NEW YORK — Striking union members at HarperCollins Publishers have approved a tentative agreement reached last week and will return to work Tuesday, ending a walkout that lasted more than three months and became the center of an ongoing debate about salaries in the industry.
More than 200 members, from editorial assistants to publicists and designers, of Local 2110 of the United Auto Workers union had been working without a contract since last spring. They went on strike in early November, with wages, workplace diversity and union protection among the issues. Notably, the union called for raising the entry level salary from $45,000 to $50,000.
The union announced the ratification Thursday.
“The @hcpunion has a strong, fair contract, and I am very, very proud,” tweeted union chair Laura Harshberger, a senior production editor in the children’s books division.
“We are pleased that the agreement was ratified,” a HarperCollins statement reads. “We are excited to move forward together.”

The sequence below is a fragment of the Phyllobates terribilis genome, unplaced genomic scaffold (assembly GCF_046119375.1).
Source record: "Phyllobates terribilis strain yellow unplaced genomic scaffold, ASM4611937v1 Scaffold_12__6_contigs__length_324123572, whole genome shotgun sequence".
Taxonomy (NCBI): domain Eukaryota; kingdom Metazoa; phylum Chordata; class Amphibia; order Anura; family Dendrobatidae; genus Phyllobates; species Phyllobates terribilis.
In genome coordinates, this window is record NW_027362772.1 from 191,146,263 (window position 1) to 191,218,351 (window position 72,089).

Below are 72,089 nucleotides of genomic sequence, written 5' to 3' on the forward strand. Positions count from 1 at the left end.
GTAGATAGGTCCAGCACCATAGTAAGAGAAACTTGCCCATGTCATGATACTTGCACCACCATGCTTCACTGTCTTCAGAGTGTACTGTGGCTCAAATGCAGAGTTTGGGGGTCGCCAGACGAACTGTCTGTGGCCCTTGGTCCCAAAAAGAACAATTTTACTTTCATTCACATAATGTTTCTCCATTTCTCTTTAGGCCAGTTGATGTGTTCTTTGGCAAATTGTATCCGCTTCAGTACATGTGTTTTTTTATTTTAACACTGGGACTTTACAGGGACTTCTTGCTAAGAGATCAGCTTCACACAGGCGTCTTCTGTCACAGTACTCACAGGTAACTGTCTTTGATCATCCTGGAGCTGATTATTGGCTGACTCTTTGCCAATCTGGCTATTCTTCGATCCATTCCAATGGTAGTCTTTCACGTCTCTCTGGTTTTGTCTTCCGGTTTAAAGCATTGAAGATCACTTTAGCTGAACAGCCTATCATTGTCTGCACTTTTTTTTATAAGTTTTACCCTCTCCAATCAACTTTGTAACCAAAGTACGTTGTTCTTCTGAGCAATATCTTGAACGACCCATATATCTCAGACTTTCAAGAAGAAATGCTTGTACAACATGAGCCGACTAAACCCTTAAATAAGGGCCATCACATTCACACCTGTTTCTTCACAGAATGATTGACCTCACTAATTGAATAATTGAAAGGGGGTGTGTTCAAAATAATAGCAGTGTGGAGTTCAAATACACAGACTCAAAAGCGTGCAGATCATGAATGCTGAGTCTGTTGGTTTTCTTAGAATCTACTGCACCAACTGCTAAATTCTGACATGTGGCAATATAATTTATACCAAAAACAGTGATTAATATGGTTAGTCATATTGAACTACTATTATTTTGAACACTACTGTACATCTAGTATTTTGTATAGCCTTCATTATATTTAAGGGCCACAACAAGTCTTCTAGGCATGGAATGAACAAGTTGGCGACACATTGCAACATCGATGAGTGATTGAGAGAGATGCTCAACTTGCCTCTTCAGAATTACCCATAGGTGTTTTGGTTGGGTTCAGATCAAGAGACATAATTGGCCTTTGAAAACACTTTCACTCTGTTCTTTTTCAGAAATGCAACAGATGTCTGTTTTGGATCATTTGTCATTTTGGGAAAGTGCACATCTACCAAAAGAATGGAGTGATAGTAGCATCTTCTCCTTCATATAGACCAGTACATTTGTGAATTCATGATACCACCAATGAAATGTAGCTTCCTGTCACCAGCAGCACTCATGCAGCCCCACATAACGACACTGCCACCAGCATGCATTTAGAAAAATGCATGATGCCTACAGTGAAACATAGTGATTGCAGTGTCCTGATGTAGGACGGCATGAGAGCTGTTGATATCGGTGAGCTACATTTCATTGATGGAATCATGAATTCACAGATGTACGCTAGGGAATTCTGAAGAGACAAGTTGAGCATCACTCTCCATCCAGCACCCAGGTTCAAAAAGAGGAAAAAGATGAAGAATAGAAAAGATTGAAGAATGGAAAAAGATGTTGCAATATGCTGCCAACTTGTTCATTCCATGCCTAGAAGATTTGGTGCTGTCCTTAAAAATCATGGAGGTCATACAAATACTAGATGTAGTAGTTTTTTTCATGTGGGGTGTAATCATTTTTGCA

Under the new terms, reached after HarperCollins agreed in late January to negotiations with a federal mediator, annual starting pay will increase to $47,500 upon ratification, and rise to $50,000 by the beginning of 2025. In addition, full-time employees in the union will receive lump sum payments of $1,500.
The contract also allows for more time for union members to meet during work hours, requires that a “welcome letter” from the union be included in job packets for eligible new hires and establishes a joint labor-management committee “to discuss issues of concern to either party.”
HarperCollins, owned by Rupert Murdoch’s News Corp
— which is also the parent company of MarketWatch — is the only major New York publisher with a union. Hundreds of authors and agents had backed the striking HarperCollins workers, and, in recent weeks, both Macmillan and Hachette Book Group had announced they were raising starting salaries, which range from $45,000-$50,000 among the larger companies.
The agreement came amid HarperCollins’ plan to reduce its North American workforce by 5% through layoffs and attrition. The publisher has cited reduced revenues over the past year and higher costs.